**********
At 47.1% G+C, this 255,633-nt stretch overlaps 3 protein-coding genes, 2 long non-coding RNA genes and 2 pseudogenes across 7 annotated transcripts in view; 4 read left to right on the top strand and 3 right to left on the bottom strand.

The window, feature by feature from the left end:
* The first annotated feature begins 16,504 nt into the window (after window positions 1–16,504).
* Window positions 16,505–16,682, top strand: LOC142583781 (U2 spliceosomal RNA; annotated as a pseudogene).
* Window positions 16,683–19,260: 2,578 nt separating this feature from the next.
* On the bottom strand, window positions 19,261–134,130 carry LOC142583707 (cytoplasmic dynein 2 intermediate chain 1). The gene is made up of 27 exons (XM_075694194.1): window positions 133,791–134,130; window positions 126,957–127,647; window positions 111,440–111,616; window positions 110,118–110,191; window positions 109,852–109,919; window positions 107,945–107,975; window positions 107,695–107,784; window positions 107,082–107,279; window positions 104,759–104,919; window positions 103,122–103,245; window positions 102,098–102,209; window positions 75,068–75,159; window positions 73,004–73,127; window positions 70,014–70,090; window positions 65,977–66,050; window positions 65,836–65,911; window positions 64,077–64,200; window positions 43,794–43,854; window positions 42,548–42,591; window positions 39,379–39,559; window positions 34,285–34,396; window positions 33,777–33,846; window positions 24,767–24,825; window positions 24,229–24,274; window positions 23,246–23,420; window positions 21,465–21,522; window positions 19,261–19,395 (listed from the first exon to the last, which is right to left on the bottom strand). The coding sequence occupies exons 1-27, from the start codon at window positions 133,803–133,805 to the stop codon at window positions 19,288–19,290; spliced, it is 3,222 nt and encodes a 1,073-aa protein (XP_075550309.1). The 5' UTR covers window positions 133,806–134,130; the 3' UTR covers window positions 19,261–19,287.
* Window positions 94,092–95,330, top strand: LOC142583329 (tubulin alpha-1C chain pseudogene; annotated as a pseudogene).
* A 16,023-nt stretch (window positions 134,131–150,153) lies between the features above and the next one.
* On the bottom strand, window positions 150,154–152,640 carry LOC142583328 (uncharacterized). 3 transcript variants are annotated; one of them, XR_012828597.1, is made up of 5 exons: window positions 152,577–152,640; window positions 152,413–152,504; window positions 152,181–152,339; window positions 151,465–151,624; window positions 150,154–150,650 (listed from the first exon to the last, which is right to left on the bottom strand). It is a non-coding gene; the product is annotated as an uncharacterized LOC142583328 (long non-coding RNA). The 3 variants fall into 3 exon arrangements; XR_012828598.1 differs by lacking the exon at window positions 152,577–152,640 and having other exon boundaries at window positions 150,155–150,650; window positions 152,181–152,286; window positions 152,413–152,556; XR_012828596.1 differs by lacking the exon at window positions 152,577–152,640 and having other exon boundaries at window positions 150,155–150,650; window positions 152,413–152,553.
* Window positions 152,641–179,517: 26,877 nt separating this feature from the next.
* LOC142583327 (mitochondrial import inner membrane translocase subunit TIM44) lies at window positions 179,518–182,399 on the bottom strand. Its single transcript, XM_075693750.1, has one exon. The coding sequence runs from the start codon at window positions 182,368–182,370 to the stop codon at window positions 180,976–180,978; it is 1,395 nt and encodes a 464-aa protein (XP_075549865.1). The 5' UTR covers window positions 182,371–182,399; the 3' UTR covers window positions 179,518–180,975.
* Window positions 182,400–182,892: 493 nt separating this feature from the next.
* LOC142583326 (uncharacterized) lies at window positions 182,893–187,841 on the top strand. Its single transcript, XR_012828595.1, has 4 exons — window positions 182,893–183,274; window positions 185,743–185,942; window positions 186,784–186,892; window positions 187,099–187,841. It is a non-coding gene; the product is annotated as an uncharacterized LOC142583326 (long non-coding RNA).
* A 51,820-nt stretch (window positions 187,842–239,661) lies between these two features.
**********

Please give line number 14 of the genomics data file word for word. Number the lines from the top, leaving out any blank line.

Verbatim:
* A 51,820-nt stretch (window positions 187,842–239,661) lies between these two features.